After making the case that universal preschool is even more important under the pandemic, advocates easily won the vote by a 64-36 margin.
So few Americans are cheering America’s rising productivity, a new report suggests, because so few Americans are sharing in the new wealth that boosts in productivity have been creating over the past three decades.
A brick factory makes 10,000 bricks a day. But then the factory happens on a new brick-making technique, reorganizes production, and starts making 15,000 bricks a day, with the same workers working the same hours.[pullquote]Over the course of the 1950s and 1960s, Americans shared the wealth that higher productivity created.[/pullquote]
Those workers have, in economic terms, become more “productive.” Who should benefit from this increased productivity? Should the benefits flow to the factory owner, as higher profits, or to the workers themselves, as higher wages? Or should that increased productivity translate into lower prices for consumers?
Or should all of the above — owner, workers, and consumers — benefit?
America’s answer in the decades right after World War II: all of the above.
Corporations did just fine in the immediate postwar decades as the nation’s productivity rose steadily. But so did average Americans, as both workers and consumers. Over the course of the postwar years, Americans shared the wealth that higher productivity created. The nation would experience the greatest epoch of middle class prosperity the world had ever seen.
What happened next? That’s the story that Lawrence Mishel, the president of the Washington, D.C.-based Economic Policy Institute, tells in his just-released preview on productivity from the upcoming new edition of EPI’s biannual economic factbook series, The State of Working America.
Mishel tells his story with lots of useful numbers. But we can sum up his data in just three quick words. The sharing stopped. Since 1973, average Americans have realized little benefit from rising U.S. economic productivity.[pullquote]Average U.S. hourly pay increased by just 39.2 percent between 1973 and 2011, less than half the increase in productivity.[/pullquote]
Between 1973 and 2011, that productivity most certainly did rise substantially, by 80.4 percent. That increase, EPI’s Mishel notes, would have easily been “enough to generate large advances in living standards and wages if productivity gains were broadly shared.”
But those gains would not be shared. Average hourly compensation in the United States increased by just 39.2 percent between 1973 and 2011, less than half the increase in productivity.
This 39.2 percent figure actually overstates the increase in compensation average Americans realized — because this hourly compensation total includes the pay of all “employees,” from CEOs to day laborers.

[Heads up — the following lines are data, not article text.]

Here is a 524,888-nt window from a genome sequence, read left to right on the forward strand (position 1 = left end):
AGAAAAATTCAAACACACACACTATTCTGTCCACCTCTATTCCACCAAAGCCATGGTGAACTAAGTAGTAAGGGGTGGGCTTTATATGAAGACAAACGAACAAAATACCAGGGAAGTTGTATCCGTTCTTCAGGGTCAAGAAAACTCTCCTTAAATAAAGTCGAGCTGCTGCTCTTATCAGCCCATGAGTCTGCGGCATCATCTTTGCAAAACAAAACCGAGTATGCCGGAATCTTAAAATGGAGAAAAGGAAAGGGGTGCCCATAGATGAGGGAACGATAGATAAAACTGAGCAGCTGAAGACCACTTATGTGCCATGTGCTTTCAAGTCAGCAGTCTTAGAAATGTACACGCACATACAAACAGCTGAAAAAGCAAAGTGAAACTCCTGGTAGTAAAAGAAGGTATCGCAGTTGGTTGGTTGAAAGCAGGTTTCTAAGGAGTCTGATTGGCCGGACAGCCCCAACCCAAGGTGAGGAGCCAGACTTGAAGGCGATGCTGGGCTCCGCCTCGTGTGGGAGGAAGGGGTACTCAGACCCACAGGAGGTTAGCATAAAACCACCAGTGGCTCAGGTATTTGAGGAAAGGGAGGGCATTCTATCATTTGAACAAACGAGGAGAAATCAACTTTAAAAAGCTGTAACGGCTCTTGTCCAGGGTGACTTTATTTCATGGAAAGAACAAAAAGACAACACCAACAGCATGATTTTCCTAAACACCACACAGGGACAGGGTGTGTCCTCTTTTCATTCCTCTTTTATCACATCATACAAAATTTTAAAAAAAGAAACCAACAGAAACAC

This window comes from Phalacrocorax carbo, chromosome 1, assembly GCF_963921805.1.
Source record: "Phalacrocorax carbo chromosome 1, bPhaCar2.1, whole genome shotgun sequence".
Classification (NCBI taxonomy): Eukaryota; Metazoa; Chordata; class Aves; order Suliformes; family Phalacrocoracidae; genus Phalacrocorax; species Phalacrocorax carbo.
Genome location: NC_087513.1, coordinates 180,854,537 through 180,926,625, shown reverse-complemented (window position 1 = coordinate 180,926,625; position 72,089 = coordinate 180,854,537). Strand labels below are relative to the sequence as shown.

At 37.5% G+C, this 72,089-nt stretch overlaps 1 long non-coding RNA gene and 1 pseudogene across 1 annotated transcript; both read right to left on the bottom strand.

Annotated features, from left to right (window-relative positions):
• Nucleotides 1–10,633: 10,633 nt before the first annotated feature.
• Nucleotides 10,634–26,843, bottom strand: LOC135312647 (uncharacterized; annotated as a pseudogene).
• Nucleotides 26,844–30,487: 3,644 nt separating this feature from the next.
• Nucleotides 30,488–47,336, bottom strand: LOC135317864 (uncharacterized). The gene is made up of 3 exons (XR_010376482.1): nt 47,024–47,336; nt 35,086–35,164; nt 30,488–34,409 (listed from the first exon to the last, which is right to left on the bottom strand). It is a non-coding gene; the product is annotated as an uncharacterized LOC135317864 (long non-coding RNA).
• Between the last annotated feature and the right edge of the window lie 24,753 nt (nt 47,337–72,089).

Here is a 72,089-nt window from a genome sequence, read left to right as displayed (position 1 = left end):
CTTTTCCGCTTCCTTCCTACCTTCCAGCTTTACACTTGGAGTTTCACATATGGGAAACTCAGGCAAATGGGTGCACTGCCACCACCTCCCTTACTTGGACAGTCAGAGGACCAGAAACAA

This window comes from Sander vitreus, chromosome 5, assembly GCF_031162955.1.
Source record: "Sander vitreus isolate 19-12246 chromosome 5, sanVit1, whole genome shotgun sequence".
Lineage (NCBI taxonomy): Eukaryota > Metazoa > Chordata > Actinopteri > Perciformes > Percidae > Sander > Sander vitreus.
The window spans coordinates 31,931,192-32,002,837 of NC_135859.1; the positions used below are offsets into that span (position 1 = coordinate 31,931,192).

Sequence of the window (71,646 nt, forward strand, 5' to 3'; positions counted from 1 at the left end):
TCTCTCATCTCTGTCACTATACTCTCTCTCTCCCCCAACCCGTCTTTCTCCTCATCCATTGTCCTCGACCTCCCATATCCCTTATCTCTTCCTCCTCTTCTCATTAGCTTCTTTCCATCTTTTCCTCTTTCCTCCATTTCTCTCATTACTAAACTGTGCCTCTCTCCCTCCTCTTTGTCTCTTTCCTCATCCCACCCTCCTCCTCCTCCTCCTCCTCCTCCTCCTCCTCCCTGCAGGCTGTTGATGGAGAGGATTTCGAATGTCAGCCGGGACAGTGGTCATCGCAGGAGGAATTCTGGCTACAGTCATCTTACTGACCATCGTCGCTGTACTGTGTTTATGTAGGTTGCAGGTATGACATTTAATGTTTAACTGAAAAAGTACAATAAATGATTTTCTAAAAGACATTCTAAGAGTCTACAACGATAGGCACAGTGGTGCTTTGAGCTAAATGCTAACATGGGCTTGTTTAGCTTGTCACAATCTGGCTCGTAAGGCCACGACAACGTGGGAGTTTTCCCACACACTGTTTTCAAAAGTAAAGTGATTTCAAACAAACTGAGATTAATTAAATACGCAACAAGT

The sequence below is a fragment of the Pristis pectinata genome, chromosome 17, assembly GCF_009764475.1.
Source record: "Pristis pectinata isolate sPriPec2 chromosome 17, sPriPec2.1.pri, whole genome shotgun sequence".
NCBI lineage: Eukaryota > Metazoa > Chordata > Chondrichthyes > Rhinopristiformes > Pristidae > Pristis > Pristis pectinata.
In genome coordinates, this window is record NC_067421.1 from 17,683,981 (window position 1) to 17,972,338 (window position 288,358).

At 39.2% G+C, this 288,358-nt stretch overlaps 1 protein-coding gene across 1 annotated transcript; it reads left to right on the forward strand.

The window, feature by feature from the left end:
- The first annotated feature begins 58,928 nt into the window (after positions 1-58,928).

Median U.S. workers — the nation’s most typical workers — didn’t come close to that 39.2 percent. Their pay increased only 10.7 percent from 1973 to 2011.
We have, Mishel explains, two different dynamics at play here. That “wedge” between productivity (up 80.4 percent) and overall hourly compensation (up 39.2 percent) reflects “an overall shift in how much of the income in the economy is received in wages by workers and how much is received by owners of capital.”[pullquote]Average American working people simply no longer have the economic and political clout they held back in the middle of the 20th century.[/pullquote]
Between 1973 and 2011, owners clearly won. Much more of the gains from productivity went to profits and dividends than to wages and salaries.
The second wedge — the gap between “average” hourly earnings (up 39.2 percent) and median hourly earnings (up 10.7 percent) — reflects the exploding gap between executive pay and typical worker pay. Between 1973 and 2011, CEOs clearly won. Their sky-high rewards jacked up our “average” pay figures.
And what about consumers? Average Americans as consumers, like average Americans as workers, haven’t done so well since 1973. Workers have suffered, Mishel relates, as “the prices of things they buy (i.e., consumer goods and services) have risen faster than the items they produce.”
What accounts for all these “wedges” since 1973? Average American working people simply no longer have the economic and political clout they held back in the middle of the 20th century. The shrinking percentage of Americans who belong to trade unions has left collective bargaining a rarity in the private sector.
And without strong unions on the nation’s political stage, basic labor standards — like the minimum wage — have lost much of their capacity to guarantee workers a fair share of the wealth that increasing productivity creates.
So what does the future hold? Probably continued higher productivity. But that higher productivity, EPI’s Mishel reminds us, won’t translate into better lives for all Americans — unless we share the wealth that higher productivity creates.